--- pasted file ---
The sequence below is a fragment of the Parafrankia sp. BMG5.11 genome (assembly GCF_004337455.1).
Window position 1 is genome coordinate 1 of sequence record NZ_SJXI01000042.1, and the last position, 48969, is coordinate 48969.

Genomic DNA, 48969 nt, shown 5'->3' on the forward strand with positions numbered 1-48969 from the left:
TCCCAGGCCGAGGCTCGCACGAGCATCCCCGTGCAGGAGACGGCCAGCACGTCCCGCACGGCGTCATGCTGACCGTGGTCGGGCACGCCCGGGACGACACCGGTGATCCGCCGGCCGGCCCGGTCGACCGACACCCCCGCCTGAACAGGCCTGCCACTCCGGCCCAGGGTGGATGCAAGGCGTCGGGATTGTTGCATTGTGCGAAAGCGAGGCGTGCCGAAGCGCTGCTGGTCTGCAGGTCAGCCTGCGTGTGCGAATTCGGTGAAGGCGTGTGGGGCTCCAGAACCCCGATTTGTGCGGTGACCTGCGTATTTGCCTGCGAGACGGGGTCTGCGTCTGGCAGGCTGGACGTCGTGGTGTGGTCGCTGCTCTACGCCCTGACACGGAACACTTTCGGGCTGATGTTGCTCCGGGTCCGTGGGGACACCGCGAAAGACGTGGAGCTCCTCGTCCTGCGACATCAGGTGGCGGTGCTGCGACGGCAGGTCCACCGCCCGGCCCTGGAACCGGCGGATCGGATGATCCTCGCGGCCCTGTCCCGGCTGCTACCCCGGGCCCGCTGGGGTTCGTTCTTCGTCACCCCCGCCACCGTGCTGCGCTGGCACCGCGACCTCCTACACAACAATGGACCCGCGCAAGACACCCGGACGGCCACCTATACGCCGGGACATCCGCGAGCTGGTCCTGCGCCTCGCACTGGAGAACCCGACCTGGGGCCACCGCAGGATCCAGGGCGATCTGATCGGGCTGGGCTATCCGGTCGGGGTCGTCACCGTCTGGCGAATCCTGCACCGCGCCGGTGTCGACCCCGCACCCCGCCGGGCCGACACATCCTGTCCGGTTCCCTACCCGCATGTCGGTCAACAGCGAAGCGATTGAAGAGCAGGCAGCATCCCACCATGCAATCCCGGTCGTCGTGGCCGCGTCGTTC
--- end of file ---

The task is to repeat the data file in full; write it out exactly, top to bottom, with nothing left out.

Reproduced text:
The sequence below is a fragment of the Parafrankia sp. BMG5.11 genome (assembly GCF_004337455.1).
Window position 1 is genome coordinate 1 of sequence record NZ_SJXI01000042.1, and the last position, 48969, is coordinate 48969.

Genomic DNA, 48969 nt, shown 5'->3' on the forward strand with positions numbered 1-48969 from the left:
TCCCAGGCCGAGGCTCGCACGAGCATCCCCGTGCAGGAGACGGCCAGCACGTCCCGCACGGCGTCATGCTGACCGTGGTCGGGCACGCCCGGGACGACACCGGTGATCCGCCGGCCGGCCCGGTCGACCGACACCCCCGCCTGAACAGGCCTGCCACTCCGGCCCAGGGTGGATGCAAGGCGTCGGGATTGTTGCATTGTGCGAAAGCGAGGCGTGCCGAAGCGCTGCTGGTCTGCAGGTCAGCCTGCGTGTGCGAATTCGGTGAAGGCGTGTGGGGCTCCAGAACCCCGATTTGTGCGGTGACCTGCGTATTTGCCTGCGAGACGGGGTCTGCGTCTGGCAGGCTGGACGTCGTGGTGTGGTCGCTGCTCTACGCCCTGACACGGAACACTTTCGGGCTGATGTTGCTCCGGGTCCGTGGGGACACCGCGAAAGACGTGGAGCTCCTCGTCCTGCGACATCAGGTGGCGGTGCTGCGACGGCAGGTCCACCGCCCGGCCCTGGAACCGGCGGATCGGATGATCCTCGCGGCCCTGTCCCGGCTGCTACCCCGGGCCCGCTGGGGTTCGTTCTTCGTCACCCCCGCCACCGTGCTGCGCTGGCACCGCGACCTCCTACACAACAATGGACCCGCGCAAGACACCCGGACGGCCACCTATACGCCGGGACATCCGCGAGCTGGTCCTGCGCCTCGCACTGGAGAACCCGACCTGGGGCCACCGCAGGATCCAGGGCGATCTGATCGGGCTGGGCTATCCGGTCGGGGTCGTCACCGTCTGGCGAATCCTGCACCGCGCCGGTGTCGACCCCGCACCCCGCCGGGCCGACACATCCTGTCCGGTTCCCTACCCGCATGTCGGTCAACAGCGAAGCGATTGAAGAGCAGGCAGCATCCCACCATGCAATCCCGGTCGTCGTGGCCGCGTCGTTC